Advanced Riding

Five tips for getting back on a motorcycle after a crash

Using a crash as the impetus to become a better rider

By Alan Dowds

BIKES can fall over – we all know this. And people can fall off them.

Hopefully it'll be something minor of course. But even the most insignificant spill can have lasting effects on your riding confidence. Worst case, some riders just give up altogether, unable to get their spirits up to get back on the road. Here, then, are some thoughts aimed at helping you return to riding after a crash.

1: Practicalities

If you've been injured, then screw the nut, and don’t rush back until you're properly healed. Head injuries and concussion can affect you for much longer than you may think, so if there's any dizziness or fuzzy thinking remaining, keep off the bike.

Similarly, broken bones or soft tissue damage can leave you weak, and unable to deal with minor incidents – like overbalancing at the lights, say. Stick with the bus or train till you feel 100%.

Ditto your bike: make sure any crash damage has been properly looked at and fixed before you venture out once more.

If you can, think over the crash in your head. It's important not to constantly dwell on it, or relive it over and over, but try to see what there is to learn from what happened. Did someone pull out on you? Was there unexpected debris in the road? What caused the events leading up to the crash? What could you have done to avoid it? Was it all your fault?

If you did screw up, and the crash was your fault, then you need to accept this, and take the learning on board. Nothing can undo what happened – and since you're reading this, you survived. Recognising any errors is the first step to not repeating them.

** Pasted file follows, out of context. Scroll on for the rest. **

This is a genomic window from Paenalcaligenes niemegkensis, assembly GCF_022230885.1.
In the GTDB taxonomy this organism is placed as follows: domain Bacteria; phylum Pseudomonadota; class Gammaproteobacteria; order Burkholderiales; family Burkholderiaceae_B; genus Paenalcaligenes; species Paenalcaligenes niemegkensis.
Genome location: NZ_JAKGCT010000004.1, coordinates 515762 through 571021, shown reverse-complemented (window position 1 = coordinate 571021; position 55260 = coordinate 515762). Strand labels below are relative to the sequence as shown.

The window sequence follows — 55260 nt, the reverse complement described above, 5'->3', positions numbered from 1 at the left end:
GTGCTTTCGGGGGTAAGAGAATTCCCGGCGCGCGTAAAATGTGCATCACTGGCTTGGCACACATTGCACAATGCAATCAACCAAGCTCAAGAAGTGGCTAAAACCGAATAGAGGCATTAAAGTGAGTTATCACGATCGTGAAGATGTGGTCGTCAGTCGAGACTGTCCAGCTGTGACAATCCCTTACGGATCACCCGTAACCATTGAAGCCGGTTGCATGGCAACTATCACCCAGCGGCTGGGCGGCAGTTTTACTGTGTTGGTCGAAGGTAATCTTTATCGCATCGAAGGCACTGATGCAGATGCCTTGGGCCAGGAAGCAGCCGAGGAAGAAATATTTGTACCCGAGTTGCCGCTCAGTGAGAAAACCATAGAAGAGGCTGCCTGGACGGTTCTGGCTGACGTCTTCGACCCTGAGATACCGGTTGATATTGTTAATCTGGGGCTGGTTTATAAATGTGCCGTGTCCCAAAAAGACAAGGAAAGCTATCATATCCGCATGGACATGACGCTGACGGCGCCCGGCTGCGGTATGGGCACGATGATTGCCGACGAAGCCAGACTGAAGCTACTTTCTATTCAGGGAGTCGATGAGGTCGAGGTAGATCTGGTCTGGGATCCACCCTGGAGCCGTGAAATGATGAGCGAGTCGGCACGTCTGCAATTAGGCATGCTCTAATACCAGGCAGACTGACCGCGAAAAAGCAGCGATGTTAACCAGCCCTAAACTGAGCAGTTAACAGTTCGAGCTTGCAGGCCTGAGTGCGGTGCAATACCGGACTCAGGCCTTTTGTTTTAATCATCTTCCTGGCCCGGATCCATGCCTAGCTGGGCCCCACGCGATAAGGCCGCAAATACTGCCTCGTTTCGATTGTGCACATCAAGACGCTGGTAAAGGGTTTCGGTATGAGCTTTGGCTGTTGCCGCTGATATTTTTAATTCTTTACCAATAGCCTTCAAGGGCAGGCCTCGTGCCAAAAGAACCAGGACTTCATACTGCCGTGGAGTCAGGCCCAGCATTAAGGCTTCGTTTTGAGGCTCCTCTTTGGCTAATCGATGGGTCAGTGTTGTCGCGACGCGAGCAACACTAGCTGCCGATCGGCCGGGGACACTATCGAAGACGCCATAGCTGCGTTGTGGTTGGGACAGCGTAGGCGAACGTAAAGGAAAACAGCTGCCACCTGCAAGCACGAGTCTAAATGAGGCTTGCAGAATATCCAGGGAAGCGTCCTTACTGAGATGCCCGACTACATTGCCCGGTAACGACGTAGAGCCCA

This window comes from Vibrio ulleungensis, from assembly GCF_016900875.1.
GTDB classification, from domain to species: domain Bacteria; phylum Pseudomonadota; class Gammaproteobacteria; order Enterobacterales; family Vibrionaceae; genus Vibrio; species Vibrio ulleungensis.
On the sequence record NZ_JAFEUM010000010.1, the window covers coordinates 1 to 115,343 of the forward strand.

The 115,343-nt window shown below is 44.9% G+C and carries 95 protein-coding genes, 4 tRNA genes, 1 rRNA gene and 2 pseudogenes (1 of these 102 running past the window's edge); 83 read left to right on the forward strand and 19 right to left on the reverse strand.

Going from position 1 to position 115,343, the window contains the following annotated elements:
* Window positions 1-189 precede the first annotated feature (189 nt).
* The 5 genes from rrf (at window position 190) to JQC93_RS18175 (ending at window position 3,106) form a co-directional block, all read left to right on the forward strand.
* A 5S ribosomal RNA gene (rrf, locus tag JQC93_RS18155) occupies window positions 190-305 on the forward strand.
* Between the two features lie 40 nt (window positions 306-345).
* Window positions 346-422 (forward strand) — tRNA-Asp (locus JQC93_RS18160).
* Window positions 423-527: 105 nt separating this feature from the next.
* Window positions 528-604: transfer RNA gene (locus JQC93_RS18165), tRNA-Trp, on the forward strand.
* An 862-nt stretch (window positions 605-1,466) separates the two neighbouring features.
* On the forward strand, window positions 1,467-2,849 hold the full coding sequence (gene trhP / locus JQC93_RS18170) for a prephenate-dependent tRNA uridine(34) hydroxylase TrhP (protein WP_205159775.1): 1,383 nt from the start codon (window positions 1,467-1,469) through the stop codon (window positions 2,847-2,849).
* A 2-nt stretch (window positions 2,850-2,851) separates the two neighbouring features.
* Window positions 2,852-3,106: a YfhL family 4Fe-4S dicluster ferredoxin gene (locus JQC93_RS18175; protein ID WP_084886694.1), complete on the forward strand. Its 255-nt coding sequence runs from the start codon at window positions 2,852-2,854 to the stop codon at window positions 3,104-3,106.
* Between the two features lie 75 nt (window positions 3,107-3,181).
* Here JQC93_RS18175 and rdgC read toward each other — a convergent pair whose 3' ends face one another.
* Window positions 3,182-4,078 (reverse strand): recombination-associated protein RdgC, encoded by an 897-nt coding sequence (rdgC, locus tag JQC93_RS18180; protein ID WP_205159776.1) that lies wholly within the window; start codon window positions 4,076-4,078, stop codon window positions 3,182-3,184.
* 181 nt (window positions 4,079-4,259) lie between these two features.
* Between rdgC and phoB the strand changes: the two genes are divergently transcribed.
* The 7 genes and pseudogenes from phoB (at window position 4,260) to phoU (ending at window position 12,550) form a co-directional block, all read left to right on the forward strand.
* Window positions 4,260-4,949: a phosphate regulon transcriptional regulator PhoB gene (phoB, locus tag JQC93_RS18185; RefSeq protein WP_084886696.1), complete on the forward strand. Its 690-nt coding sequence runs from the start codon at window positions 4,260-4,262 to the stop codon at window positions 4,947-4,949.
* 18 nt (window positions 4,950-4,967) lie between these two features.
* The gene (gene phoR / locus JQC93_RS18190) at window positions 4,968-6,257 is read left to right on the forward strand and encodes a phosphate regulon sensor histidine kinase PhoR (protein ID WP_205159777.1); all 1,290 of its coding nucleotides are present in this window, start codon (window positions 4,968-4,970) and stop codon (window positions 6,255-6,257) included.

Sometimes the most worrying crashes are the ones that are, literally, no-one's fault. A deer or a dog, running out in the road as you ride along, well within the speed limit, and fully alert, can have you off in the blink of an eye. But worrying too much will be detrimental to your focus while riding, putting you more at risk. It’s impossible to completely eliminate risk from making a cup of tea, never mind riding a motorcycle – so move on.  

But if it was your mistake, there are other things you can do to avoid a repetition. Take responsibility for it and get training. Go on an advanced road riding course, skill yourself up by going on a track training day or an off-road course. If you've let your skills atrophy by not riding so much, then start getting out there a bit more to keep your two-wheeled senses sharp.

If you can treat a crash which was your fault as an opportunity to improve your riding, then getting back on your bike might well seem like the most obvious thing in the world.

  • Alan Dowds is a motorcycle journalist of more than 20 years, a fast road and track rider and a force of nature through town traffic.

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